My plan is pretty straight forward but the presentation of how it is to be done is not so easy. I will have separate links for each detail to make it easy to follow. My plan is below and appropriate links will be included as I enter those separate topics on the website.

1. First I cleaned the tank to get rid of all current contaminants and biologicals. I wanted it as clean as, or cleaner than, new. I didn’t want to remove the tank so this required cutting an access hole in the side of the tank. If I removed the tank I could have cut a much bigger hole in the top of the tank and installed a hatch. See this link for details.

2. I wanted to keep the tank clean so I figured out a way to easily clean and sanitize it when it is parked. I hope this will help keep cooties out. If I limit the amount of cooties in there, I should limit their ability to thrive. To do this I installed a Tornado Rotary Rinse system in the hole I cut in the tank and also came up with a bleach injection system that cleans the fresh water tank and hose. See these links for details.

3. While doing the first two steps it was obvious that I needed a system to remove all the water from the tank and get it as dry as practical. Even when drained with the drain cock, approximately 1.9 gallons of water remained in the tank; that was surprising. I want no water as I believe if the tank is dry than no cooties will grow. I think if the tank is almost dry than the ability of cooties to thrive will be reduced. I decided to make a vacuum system for this task. See this link for details.

4. I decided that it would be beneficial if I could figure out a way to keep light out of the tank. If the tank is dark then most (if not all) algaes and hopefully some molds and mildews will not grow. The green stuff I found in the tank clearly needed sunlight. Since paint would probably not stick for very long, I made a cloth sunscreen that is easily installed and removed. See this link for details.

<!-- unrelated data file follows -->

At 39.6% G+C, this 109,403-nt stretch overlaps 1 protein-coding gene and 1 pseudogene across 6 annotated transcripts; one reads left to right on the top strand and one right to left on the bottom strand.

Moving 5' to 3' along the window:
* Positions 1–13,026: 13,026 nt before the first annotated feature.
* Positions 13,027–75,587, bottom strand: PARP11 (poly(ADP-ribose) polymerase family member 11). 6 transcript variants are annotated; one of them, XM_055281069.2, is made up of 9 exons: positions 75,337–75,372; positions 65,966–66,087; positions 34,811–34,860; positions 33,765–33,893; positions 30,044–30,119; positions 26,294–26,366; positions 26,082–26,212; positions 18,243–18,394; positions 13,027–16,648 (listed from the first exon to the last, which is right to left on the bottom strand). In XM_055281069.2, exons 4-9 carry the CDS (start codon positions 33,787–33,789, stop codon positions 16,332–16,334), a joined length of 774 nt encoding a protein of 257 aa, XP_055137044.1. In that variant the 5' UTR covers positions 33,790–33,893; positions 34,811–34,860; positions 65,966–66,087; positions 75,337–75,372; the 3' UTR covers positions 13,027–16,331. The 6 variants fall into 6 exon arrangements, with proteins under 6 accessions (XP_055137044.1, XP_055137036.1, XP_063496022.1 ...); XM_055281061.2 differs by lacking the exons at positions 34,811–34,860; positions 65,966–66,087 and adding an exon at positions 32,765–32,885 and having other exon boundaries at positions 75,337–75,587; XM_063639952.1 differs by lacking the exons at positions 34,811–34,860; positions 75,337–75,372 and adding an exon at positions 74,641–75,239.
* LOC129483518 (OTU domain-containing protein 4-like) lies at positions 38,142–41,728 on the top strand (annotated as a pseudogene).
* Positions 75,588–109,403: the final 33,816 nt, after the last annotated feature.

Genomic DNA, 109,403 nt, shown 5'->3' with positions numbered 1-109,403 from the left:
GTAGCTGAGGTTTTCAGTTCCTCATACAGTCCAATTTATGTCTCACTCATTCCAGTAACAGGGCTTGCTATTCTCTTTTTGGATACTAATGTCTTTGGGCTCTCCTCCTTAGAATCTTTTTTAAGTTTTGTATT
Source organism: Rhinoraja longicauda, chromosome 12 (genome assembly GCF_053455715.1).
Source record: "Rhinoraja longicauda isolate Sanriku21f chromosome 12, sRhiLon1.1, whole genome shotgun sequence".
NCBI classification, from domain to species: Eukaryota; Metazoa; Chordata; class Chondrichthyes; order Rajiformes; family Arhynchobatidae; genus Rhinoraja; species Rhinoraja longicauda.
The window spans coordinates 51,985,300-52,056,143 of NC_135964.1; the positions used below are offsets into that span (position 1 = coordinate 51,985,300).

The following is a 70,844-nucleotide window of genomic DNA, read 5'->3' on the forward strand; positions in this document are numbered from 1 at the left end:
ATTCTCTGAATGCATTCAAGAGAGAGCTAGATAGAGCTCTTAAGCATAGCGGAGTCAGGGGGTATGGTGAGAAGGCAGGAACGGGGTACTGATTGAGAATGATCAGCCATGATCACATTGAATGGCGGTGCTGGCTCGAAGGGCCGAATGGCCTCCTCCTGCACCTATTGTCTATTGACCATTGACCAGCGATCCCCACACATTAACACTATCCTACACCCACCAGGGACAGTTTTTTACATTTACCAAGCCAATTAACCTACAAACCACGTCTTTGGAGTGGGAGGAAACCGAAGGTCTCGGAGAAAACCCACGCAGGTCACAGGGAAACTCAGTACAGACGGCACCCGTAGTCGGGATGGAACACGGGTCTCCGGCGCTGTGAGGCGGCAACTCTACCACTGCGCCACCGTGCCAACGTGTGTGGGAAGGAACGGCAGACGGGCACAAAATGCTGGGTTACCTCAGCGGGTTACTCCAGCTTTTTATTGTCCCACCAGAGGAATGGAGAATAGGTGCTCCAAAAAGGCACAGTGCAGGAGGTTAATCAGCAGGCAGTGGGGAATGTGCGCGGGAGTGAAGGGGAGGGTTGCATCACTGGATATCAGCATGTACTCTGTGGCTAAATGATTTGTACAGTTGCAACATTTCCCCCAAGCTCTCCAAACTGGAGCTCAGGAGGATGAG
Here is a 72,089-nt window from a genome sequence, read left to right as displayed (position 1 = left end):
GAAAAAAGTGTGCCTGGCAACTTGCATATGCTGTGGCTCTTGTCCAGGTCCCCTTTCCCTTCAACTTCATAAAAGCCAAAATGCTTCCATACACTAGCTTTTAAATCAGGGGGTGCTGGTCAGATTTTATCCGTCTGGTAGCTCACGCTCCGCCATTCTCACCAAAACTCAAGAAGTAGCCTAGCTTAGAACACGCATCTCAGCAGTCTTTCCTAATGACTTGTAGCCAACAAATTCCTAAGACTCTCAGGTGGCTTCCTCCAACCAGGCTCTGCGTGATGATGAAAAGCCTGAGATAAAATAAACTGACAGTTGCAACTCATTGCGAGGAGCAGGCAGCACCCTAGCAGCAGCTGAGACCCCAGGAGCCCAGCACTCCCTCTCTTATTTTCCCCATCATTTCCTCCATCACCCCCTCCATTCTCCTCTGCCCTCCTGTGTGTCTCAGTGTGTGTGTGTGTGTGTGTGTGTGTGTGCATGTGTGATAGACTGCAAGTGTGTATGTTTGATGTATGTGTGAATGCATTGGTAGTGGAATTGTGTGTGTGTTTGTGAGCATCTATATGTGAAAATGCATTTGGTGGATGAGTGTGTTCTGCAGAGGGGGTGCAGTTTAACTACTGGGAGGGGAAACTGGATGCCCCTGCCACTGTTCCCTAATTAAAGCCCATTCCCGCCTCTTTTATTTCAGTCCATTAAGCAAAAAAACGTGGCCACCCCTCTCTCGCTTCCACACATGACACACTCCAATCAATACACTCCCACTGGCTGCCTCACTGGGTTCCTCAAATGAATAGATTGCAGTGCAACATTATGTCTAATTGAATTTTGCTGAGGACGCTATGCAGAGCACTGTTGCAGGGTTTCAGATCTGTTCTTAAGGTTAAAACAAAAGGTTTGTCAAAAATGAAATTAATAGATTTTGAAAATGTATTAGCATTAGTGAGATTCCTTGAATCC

Anyway, this took quite a bit of time to do and figure out but now it all works pretty well. I can remove the sunscreen in 5 minutes, fill the tank and drive away. When we get home it won’t take too long to clean, dry and cover the tank and be ready for the next trip. I figure I’ll spend 30 minutes cleaning and sanitizing the tank. Let it sit for a while, maybe overnight. Then rinse, drain and dry the tank and install the sunscreen. If I ever see or suspect contaminates I will remove the Tornado system and re-clean the interior of the tank.
Attached Images
File Type: jpg Cooties.JPG (32.7 KB, 21 views)
File Type: jpg More cooties.JPG (33.6 KB, 21 views)

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Old 03-27-2016, 01:16 AM   #2
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Join Date: Sep 2014
Location: Surrey, British Columbia
Trailer: 2015 Escape 21
Posts: 422
Thanks for sharing your experience. You showed how difficult it is to remove organisms once they have colonized a surface. I shared some of my experiences with water purification systems in another thread on sanitization. I would be okay drinking water from your tank, but I don't have the energy to do this with my own Escape. Instead we bring along a 5 gal water container with tap water from home, only for drinking. I am currently sanitizing our water system and should be done tomorrow.
Just a note about growth in water. The algae (? cooties) are easy to see if you can get a look at the tank, but bacterial biofilms may be clear and less visible. Also water can a lot of bacteria and still look clear macroscopically. Many water borne bacteria can be tolerated by people with healthy immune systems, or RVs would come with water systems designed for easier sanitization (ways to completely drain water tank and maybe even dry it with airflow; ways to scrub a tank clean). Good job Thane.